CHICAGO, Nov. 07, 2023 (GLOBE NEWSWIRE) -- Children are not eating enough fruits and vegetables, so the Academy of Nutrition and Dietetics encourages families to prepare Thanksgiving meals that incorporate fruits and vegetables such as cranberries, apples, pumpkins and green beans to encourage children to eat more of these healthful foods.

“Simplicity is key when it comes to feeding children, especially during holidays when meals are more formal and the dishes are more dramatic,” says registered dietitian nutritionist Amy Reed, a national Academy Spokesperson from Cincinnati, Ohio.

“Instead of serving children a vegetable casserole, set out a tray of raw vegetables and fruits because many kids like things to be plain. Offering different dips on the side allows them to customize their food and may encourage them to try something new," she says.

For younger children, the size and texture of foods that are served need to be considered. Soft, cooked vegetables, such as mashed sweet potato, and smaller pieces, about ½ inch in size, are recommended due to the risk of choking, Reed says.

Tips for a Child-Friendly Thanksgiving

“My family loves our Thanksgiving staples of turkey and gravy, green beans, cranberry sauce and sweet potato, but we can be flexible for our young guests who might not feel the same way about our traditional feast,” says registered dietitian nutritionist Jessica Sylvester, a national Academy Spokesperson from Boca Raton, Florida.

Sylvester offers the following tips for children:

  • Feed your kids a healthful snack beforehand so they aren't “hangry” by dinnertime and bring some healthful snacks such as fruit and yogurt, just in case.

  • Introduce a new food on the same plate as a familiar food. Seeing familiar food will make them more comfortable and willing to try new foods.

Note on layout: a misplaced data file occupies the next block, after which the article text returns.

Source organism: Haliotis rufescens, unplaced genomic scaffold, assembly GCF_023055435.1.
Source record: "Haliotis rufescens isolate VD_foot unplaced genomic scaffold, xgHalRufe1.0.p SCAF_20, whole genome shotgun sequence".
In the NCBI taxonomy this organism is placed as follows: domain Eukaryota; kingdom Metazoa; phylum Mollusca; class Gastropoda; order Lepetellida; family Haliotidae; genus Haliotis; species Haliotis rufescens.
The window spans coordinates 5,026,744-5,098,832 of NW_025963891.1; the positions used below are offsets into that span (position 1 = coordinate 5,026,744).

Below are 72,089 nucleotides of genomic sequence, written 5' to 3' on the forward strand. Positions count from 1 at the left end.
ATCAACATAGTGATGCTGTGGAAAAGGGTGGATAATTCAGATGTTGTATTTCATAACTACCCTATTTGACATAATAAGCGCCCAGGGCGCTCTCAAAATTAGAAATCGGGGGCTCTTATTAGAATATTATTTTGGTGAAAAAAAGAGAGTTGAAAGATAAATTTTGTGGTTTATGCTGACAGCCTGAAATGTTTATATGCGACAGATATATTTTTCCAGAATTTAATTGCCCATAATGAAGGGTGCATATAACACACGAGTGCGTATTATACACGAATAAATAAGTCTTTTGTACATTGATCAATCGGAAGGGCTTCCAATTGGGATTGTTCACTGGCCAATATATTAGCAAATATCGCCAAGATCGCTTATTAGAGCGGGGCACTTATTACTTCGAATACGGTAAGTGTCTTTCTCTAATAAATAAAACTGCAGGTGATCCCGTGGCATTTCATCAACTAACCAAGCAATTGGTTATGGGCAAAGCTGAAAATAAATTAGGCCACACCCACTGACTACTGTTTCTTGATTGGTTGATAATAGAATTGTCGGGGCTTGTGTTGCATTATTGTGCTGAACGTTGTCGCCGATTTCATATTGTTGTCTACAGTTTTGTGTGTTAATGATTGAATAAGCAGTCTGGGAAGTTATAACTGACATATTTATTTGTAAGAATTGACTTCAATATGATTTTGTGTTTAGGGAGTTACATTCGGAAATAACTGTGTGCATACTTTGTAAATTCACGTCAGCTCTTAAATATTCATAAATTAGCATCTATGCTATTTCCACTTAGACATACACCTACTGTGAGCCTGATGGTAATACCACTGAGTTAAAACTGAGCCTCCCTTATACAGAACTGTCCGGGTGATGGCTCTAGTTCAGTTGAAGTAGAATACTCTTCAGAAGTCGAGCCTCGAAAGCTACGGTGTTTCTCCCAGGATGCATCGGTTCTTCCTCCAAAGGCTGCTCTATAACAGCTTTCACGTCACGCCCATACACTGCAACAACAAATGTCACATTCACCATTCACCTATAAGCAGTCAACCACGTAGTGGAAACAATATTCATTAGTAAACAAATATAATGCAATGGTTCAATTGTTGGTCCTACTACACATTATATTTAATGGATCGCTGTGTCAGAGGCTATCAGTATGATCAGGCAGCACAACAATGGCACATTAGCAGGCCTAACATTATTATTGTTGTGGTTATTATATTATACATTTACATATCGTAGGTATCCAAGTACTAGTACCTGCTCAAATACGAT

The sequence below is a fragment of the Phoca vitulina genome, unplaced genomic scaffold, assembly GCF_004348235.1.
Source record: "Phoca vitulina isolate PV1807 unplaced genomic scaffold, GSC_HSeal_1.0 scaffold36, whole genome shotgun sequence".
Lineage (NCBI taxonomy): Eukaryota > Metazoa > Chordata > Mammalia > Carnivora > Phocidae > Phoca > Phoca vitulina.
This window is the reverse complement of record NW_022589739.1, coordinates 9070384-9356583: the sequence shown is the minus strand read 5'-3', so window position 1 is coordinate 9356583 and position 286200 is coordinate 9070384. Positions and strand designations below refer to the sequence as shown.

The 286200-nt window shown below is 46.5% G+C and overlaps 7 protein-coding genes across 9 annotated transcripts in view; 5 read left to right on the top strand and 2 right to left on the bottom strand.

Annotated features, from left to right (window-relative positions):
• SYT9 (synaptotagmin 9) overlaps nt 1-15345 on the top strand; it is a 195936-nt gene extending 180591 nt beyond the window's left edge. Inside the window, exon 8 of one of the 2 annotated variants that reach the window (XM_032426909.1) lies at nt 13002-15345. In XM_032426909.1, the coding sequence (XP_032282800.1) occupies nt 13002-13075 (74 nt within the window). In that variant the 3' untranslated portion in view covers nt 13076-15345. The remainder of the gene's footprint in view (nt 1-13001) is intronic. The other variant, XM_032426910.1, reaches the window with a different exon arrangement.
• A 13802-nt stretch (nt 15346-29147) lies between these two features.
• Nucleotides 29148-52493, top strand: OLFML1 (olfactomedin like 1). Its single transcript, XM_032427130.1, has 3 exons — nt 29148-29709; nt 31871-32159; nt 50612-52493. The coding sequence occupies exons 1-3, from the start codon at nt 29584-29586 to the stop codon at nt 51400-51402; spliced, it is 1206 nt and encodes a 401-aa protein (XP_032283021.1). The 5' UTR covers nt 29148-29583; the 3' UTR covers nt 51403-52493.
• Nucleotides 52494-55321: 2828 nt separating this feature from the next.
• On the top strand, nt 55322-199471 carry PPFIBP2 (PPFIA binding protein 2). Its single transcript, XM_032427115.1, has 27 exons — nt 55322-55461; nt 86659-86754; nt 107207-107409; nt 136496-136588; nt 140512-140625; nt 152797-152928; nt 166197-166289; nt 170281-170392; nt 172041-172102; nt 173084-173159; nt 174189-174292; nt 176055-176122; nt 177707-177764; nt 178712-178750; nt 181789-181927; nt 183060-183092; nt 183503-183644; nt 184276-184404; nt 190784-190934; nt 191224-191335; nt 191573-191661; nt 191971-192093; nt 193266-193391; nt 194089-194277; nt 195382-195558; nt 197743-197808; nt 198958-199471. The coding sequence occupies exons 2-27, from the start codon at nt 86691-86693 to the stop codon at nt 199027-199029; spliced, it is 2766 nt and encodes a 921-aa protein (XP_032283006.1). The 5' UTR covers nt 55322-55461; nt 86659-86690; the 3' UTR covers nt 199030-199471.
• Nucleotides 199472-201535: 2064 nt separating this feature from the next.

• Add only a "dime-sized" portion of any new food on their plate, and don't put more than two new foods on the same plate to avoid overwhelming them. They are more likely to eat a taste-size portion of a new item than one full portion.

  • Dress up the new foods by pairing them with new utensils in fun or unique shapes or colors. They’ll want to test them out with the new foods.

  • Lead by example. If you try a new food, your child might be encouraged to do the  same.

“Introduce new foods all year long so your children become familiar with trying new things,” Sylvester says. “If they don’t like a particular food, don’t worry and don’t threaten to punish them by withholding dessert or anything else. You never want your child to associate food with punishment. Encourage them to eat what they like and introduce the new food another day. It can take several attempts before a child will respond favorably to a new food.”  

Feeding Children with Food Allergies

Thanksgiving is a time to create memories, not stress over the dinner table,” Reed says. “Familiarize yourself with who has what food allergy and do your best to tweak your dishes to suit their needs or make a dish especially for them.”

Reed offers the following tips to navigate the holidays with a food allergy:

  • Alert your host of your child’s food allergies.

  • Inform other guests of your child’s food allergies so they do not offer them foods that might result in your child experiencing an allergic reaction.

  • Offer to bring some dishes that are safe for your child to eat.

  • Note that desserts often contain the major food allergens, so offer to bring a dessert that is safe for your child to enjoy so they do not feel left out.

Learn more by visiting To find an RDN near you, visit the Academy’s Find a Nutrition Expert directory.


Representing more than 112,000 credentialed nutrition and dietetics practitioners, the Academy of Nutrition and Dietetics is the world’s largest organization of food and nutrition professionals. The Academy is committed to improving health and advancing the profession of dietetics through research, education and advocacy. Visit the Academy at


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